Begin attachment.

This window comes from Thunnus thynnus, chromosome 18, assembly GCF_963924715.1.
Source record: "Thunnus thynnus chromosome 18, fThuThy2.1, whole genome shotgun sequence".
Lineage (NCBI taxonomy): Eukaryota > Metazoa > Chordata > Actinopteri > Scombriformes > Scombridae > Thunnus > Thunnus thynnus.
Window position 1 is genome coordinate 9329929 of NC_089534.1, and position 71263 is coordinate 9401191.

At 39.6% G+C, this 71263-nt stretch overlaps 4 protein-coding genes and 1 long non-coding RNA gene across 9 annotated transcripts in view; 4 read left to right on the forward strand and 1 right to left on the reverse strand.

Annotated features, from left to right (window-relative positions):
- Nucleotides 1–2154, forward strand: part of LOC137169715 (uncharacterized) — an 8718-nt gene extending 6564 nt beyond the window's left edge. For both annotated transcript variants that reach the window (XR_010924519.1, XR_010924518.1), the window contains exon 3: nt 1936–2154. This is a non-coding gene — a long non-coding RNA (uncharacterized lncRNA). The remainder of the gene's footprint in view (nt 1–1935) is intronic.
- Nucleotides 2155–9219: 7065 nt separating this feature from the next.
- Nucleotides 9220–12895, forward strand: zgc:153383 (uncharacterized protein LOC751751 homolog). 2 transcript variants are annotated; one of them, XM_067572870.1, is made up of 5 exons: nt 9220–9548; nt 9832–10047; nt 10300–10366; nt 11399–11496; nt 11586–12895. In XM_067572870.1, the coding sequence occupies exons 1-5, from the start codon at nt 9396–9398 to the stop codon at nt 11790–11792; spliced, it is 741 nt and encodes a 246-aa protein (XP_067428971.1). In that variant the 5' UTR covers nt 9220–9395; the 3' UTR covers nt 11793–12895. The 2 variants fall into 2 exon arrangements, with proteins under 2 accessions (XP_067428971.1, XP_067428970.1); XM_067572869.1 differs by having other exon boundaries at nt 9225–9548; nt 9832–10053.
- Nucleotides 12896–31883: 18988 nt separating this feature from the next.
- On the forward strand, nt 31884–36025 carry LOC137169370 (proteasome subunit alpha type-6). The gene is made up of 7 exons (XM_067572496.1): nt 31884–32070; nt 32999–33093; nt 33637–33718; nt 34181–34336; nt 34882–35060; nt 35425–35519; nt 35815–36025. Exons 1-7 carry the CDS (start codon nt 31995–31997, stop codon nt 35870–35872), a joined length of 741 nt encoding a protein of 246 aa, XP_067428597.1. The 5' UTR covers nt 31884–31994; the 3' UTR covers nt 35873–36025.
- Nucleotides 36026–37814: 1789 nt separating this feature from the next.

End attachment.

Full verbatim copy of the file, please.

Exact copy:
This window comes from Thunnus thynnus, chromosome 18, assembly GCF_963924715.1.
Source record: "Thunnus thynnus chromosome 18, fThuThy2.1, whole genome shotgun sequence".
Lineage (NCBI taxonomy): Eukaryota > Metazoa > Chordata > Actinopteri > Scombriformes > Scombridae > Thunnus > Thunnus thynnus.
Window position 1 is genome coordinate 9329929 of NC_089534.1, and position 71263 is coordinate 9401191.

At 39.6% G+C, this 71263-nt stretch overlaps 4 protein-coding genes and 1 long non-coding RNA gene across 9 annotated transcripts in view; 4 read left to right on the forward strand and 1 right to left on the reverse strand.

Annotated features, from left to right (window-relative positions):
- Nucleotides 1–2154, forward strand: part of LOC137169715 (uncharacterized) — an 8718-nt gene extending 6564 nt beyond the window's left edge. For both annotated transcript variants that reach the window (XR_010924519.1, XR_010924518.1), the window contains exon 3: nt 1936–2154. This is a non-coding gene — a long non-coding RNA (uncharacterized lncRNA). The remainder of the gene's footprint in view (nt 1–1935) is intronic.
- Nucleotides 2155–9219: 7065 nt separating this feature from the next.
- Nucleotides 9220–12895, forward strand: zgc:153383 (uncharacterized protein LOC751751 homolog). 2 transcript variants are annotated; one of them, XM_067572870.1, is made up of 5 exons: nt 9220–9548; nt 9832–10047; nt 10300–10366; nt 11399–11496; nt 11586–12895. In XM_067572870.1, the coding sequence occupies exons 1-5, from the start codon at nt 9396–9398 to the stop codon at nt 11790–11792; spliced, it is 741 nt and encodes a 246-aa protein (XP_067428971.1). In that variant the 5' UTR covers nt 9220–9395; the 3' UTR covers nt 11793–12895. The 2 variants fall into 2 exon arrangements, with proteins under 2 accessions (XP_067428971.1, XP_067428970.1); XM_067572869.1 differs by having other exon boundaries at nt 9225–9548; nt 9832–10053.
- Nucleotides 12896–31883: 18988 nt separating this feature from the next.
- On the forward strand, nt 31884–36025 carry LOC137169370 (proteasome subunit alpha type-6). The gene is made up of 7 exons (XM_067572496.1): nt 31884–32070; nt 32999–33093; nt 33637–33718; nt 34181–34336; nt 34882–35060; nt 35425–35519; nt 35815–36025. Exons 1-7 carry the CDS (start codon nt 31995–31997, stop codon nt 35870–35872), a joined length of 741 nt encoding a protein of 246 aa, XP_067428597.1. The 5' UTR covers nt 31884–31994; the 3' UTR covers nt 35873–36025.
- Nucleotides 36026–37814: 1789 nt separating this feature from the next.